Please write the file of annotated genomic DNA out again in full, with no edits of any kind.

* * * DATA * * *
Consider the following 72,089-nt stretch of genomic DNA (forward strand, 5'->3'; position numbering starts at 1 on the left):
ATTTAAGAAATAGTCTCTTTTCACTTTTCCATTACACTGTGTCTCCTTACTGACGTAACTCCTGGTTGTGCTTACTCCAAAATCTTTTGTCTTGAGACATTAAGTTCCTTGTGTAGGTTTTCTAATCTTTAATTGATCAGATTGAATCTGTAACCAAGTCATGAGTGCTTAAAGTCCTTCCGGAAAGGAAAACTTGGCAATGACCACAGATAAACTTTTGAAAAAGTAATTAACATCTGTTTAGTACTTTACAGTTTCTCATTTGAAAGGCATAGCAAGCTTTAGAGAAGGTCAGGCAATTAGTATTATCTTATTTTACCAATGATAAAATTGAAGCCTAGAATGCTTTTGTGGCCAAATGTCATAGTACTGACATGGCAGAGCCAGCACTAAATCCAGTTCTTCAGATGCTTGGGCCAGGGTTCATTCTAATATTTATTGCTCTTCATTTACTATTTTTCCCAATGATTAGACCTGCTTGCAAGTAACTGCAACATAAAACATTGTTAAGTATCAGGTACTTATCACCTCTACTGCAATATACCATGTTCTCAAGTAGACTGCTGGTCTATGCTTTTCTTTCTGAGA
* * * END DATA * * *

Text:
Consider the following 72,089-nt stretch of genomic DNA (forward strand, 5'->3'; position numbering starts at 1 on the left):
ATTTAAGAAATAGTCTCTTTTCACTTTTCCATTACACTGTGTCTCCTTACTGACGTAACTCCTGGTTGTGCTTACTCCAAAATCTTTTGTCTTGAGACATTAAGTTCCTTGTGTAGGTTTTCTAATCTTTAATTGATCAGATTGAATCTGTAACCAAGTCATGAGTGCTTAAAGTCCTTCCGGAAAGGAAAACTTGGCAATGACCACAGATAAACTTTTGAAAAAGTAATTAACATCTGTTTAGTACTTTACAGTTTCTCATTTGAAAGGCATAGCAAGCTTTAGAGAAGGTCAGGCAATTAGTATTATCTTATTTTACCAATGATAAAATTGAAGCCTAGAATGCTTTTGTGGCCAAATGTCATAGTACTGACATGGCAGAGCCAGCACTAAATCCAGTTCTTCAGATGCTTGGGCCAGGGTTCATTCTAATATTTATTGCTCTTCATTTACTATTTTTCCCAATGATTAGACCTGCTTGCAAGTAACTGCAACATAAAACATTGTTAAGTATCAGGTACTTATCACCTCTACTGCAATATACCATGTTCTCAAGTAGACTGCTGGTCTATGCTTTTCTTTCTGAGA